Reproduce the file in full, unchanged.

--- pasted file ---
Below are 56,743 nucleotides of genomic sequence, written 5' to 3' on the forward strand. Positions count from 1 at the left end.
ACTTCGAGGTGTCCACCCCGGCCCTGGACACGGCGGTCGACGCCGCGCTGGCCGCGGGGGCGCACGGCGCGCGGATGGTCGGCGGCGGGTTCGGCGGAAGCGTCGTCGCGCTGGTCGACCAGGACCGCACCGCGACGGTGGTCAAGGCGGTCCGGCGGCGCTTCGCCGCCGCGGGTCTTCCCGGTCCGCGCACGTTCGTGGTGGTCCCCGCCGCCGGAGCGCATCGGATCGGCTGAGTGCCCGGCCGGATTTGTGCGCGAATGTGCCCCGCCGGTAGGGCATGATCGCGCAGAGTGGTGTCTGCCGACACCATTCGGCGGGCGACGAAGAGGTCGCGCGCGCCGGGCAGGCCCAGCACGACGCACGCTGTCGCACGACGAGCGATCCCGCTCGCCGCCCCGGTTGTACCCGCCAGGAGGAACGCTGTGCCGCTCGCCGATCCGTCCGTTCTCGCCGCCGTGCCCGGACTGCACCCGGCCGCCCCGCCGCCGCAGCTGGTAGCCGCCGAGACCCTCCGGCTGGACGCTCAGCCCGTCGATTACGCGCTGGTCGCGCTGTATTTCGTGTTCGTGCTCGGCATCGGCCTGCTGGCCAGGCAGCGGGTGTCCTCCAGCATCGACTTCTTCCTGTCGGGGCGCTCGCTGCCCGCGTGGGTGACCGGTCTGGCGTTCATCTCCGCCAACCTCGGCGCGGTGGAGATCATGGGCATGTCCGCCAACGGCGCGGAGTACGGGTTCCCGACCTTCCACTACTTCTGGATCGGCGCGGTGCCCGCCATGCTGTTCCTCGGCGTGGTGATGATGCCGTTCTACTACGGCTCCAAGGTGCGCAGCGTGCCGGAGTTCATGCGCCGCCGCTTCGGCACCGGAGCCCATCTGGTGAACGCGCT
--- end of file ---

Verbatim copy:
Below are 56,743 nucleotides of genomic sequence, written 5' to 3' on the forward strand. Positions count from 1 at the left end.
ACTTCGAGGTGTCCACCCCGGCCCTGGACACGGCGGTCGACGCCGCGCTGGCCGCGGGGGCGCACGGCGCGCGGATGGTCGGCGGCGGGTTCGGCGGAAGCGTCGTCGCGCTGGTCGACCAGGACCGCACCGCGACGGTGGTCAAGGCGGTCCGGCGGCGCTTCGCCGCCGCGGGTCTTCCCGGTCCGCGCACGTTCGTGGTGGTCCCCGCCGCCGGAGCGCATCGGATCGGCTGAGTGCCCGGCCGGATTTGTGCGCGAATGTGCCCCGCCGGTAGGGCATGATCGCGCAGAGTGGTGTCTGCCGACACCATTCGGCGGGCGACGAAGAGGTCGCGCGCGCCGGGCAGGCCCAGCACGACGCACGCTGTCGCACGACGAGCGATCCCGCTCGCCGCCCCGGTTGTACCCGCCAGGAGGAACGCTGTGCCGCTCGCCGATCCGTCCGTTCTCGCCGCCGTGCCCGGACTGCACCCGGCCGCCCCGCCGCCGCAGCTGGTAGCCGCCGAGACCCTCCGGCTGGACGCTCAGCCCGTCGATTACGCGCTGGTCGCGCTGTATTTCGTGTTCGTGCTCGGCATCGGCCTGCTGGCCAGGCAGCGGGTGTCCTCCAGCATCGACTTCTTCCTGTCGGGGCGCTCGCTGCCCGCGTGGGTGACCGGTCTGGCGTTCATCTCCGCCAACCTCGGCGCGGTGGAGATCATGGGCATGTCCGCCAACGGCGCGGAGTACGGGTTCCCGACCTTCCACTACTTCTGGATCGGCGCGGTGCCCGCCATGCTGTTCCTCGGCGTGGTGATGATGCCGTTCTACTACGGCTCCAAGGTGCGCAGCGTGCCGGAGTTCATGCGCCGCCGCTTCGGCACCGGAGCCCATCTGGTGAACGCGCT